In the 1980s, conservatives rose, determined to roll back the Vatican II reforms and centralize power in Rome. At the same time, Hunthausen was taking controversial public positions, reluctantly though firmly, with a genuine humility rather than a rigid certainty, and only after careful consultation and soul searching—very much like the Pope we see today. Hunthausen never directly contradicted Church teaching (that homosexuals could be good people though homosexual acts were bad, for example). Yet conservatives in America and in Rome increasingly saw him and many like-minded church leaders as a threat to Church authority.
Conservative critics accused Hunthausen of defying Rome, a campaign based on falsehoods, according to McCoy. The Archbishop was not only disciplined for failing to toe the Vatican’s autocratic line, he was publicly humiliated: ostentatiously assigned Vatican minders to make sure he didn’t color outside the lines.
The Archbishop’s struggle drew little attention outside the Pacific Northwest because it was seen as a battle over internal Church politics, rather than the show trial it was, with the explicit intention of asserting a retrograde Vatican authority over American Catholics who already widely ignored Church teachings on contraception and divorce.
Humility without Timidity
The strategy backfired. The clergy and many Catholics lined up to support Hunthausen because of his compassion and willingness to listen and to consult. By 1986 christians nationally had taken up Hunthausen’s cause. In an op-ed, an eminent local Protestant minister, Dale Turner described those qualities that drew people to Hunthausen and seem much the same qualities embodied by Pope Francis: “He has humility without timidity, competence without arrogance, and he exercises authority without being authoritarian.”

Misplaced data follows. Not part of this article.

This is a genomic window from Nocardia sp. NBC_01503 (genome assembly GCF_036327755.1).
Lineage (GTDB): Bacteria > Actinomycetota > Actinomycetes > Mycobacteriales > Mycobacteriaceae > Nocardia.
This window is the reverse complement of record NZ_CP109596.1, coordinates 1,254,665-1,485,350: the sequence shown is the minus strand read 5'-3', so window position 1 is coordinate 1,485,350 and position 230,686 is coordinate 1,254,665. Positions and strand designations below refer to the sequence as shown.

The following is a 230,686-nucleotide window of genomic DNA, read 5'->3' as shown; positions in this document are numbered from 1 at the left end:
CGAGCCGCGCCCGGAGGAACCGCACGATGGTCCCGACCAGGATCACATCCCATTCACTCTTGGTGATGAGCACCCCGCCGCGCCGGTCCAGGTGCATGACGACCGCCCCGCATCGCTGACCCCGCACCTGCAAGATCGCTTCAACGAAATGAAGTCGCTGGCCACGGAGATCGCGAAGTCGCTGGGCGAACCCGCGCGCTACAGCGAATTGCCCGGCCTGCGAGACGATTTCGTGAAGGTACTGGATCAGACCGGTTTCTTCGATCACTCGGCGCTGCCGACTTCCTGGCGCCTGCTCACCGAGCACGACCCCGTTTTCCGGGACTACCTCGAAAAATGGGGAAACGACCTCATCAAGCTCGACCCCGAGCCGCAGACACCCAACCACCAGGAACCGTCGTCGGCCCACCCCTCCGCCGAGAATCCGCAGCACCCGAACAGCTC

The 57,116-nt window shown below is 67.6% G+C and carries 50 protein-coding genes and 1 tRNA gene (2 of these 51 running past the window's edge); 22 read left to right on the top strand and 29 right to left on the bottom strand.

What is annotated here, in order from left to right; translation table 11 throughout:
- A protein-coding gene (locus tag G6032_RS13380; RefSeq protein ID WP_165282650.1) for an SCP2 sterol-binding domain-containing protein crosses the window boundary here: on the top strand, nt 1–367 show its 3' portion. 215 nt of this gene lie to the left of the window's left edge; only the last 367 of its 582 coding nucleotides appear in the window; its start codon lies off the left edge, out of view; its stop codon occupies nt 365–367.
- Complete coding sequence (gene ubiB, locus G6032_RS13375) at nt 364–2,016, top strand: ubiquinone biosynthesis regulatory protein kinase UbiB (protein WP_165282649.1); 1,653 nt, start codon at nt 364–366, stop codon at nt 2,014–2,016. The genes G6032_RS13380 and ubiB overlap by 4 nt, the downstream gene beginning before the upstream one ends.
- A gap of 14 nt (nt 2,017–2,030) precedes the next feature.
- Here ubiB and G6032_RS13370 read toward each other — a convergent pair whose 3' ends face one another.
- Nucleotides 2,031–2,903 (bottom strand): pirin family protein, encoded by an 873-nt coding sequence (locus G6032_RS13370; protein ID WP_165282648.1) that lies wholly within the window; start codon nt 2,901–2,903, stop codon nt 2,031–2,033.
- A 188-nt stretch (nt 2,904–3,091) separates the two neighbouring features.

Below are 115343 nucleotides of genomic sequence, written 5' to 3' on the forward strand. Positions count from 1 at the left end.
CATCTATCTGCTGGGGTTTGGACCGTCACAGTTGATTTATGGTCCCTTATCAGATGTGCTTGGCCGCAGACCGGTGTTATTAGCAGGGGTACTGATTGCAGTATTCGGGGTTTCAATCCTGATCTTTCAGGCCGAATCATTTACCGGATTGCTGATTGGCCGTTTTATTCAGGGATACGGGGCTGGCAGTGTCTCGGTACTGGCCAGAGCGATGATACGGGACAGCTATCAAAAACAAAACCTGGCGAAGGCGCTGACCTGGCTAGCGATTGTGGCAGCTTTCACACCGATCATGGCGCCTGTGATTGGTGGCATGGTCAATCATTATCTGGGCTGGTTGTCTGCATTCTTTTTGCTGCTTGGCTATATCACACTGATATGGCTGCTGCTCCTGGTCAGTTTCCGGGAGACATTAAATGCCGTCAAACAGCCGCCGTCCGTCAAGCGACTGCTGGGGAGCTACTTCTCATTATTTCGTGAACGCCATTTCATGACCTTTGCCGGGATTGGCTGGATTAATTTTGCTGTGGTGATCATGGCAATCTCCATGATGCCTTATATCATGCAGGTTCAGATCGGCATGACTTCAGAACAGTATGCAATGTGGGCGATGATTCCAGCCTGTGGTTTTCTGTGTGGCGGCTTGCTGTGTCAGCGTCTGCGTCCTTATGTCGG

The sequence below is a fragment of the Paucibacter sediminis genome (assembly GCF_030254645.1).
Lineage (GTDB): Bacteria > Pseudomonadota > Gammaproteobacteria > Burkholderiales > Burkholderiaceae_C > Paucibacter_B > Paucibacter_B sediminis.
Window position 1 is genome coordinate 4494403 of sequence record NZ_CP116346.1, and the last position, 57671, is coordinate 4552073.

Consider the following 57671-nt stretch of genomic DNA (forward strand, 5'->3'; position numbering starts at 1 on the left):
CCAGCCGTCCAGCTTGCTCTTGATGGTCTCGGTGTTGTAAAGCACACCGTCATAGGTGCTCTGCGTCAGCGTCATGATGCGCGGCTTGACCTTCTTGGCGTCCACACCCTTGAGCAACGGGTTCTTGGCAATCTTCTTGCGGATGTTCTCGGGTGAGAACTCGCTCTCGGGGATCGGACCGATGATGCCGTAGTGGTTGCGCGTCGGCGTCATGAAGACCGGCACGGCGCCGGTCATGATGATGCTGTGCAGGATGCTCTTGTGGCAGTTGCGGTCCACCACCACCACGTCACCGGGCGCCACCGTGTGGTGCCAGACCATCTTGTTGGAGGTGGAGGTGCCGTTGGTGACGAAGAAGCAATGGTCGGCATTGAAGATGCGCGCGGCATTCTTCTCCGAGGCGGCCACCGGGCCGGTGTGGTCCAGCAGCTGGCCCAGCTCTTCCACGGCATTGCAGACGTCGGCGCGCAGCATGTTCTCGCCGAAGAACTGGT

Though Hunthausen offered to resign, he was told to stay on—both because the Vatican realized departure of a beloved archbishop would enflame the situation and because it was convenient to continue his ordeal as a reminder to the dwindling numbers of priests who continued to embrace Vatican II. Among Hunthausen’s tormentors was Cardinal Joseph Ratzinger, who would become Pope Benedict XVI, Francis’s predecessor.
Rome won, in the short term. Hunthausen resigned in 1991, five years before his mandatory retirement age. Freed of responsibilities, he might have campaigned against the Vatican vendetta. Instead, he silently returned to Anaconda for a quiet retirement. My mother corresponds with him from time to time, but he’s had to dictate his less-frequent letters as his health has declined.
Hunthausen’s inquisitors were so obsessed by orthodoxy, sexual behavior and abortion that they failed to deal with the scandal under their noses: pedophile priests. Many of those so adamantly opposed to Hunthausen’s attempt to make the church more inviting to women, the divorced, and gay men and lesbians turned out to be protecting child abusers and shunting them from one unsuspecting parish to another. Hunthausen, by contrast, “was the first archbishop to deal with this problem publicly,” McCoy quotes Jason Berry, one the journalists who did much to uncover the scandals (which are the subject of the new film Spotlight).
The reign of the conservatives has led to priests leaving in droves and A U.S. Church that has lost three million members since 2007 according to a recent Pew Forum survey.
Though Rome lied to Hunthausen and put him through enormous emotional turmoil, he only rarely publicly defended himself because he didn’t want to be seen as divisive or as undermining the Church. In a rare response to accusations made in a meeting of American bishops, he responded indirectly though pointedly to falsehoods with a grace and generosity his accusers were incapable of, saying, “Never did he [Christ] compromise the truth he had come to reveal, but neither did he fail to extend to all he encountered the warm and compassionate embrace of a loving God.”
You don’t have to be Catholic or even religious to see that the world could use a great deal of that grace and generosity these days.
Frances, like Hunthausen, spreads hope beyond the borders of Catholicism by challenging the Church to measure itself not through the purity of Papal authority, but through the good works it does.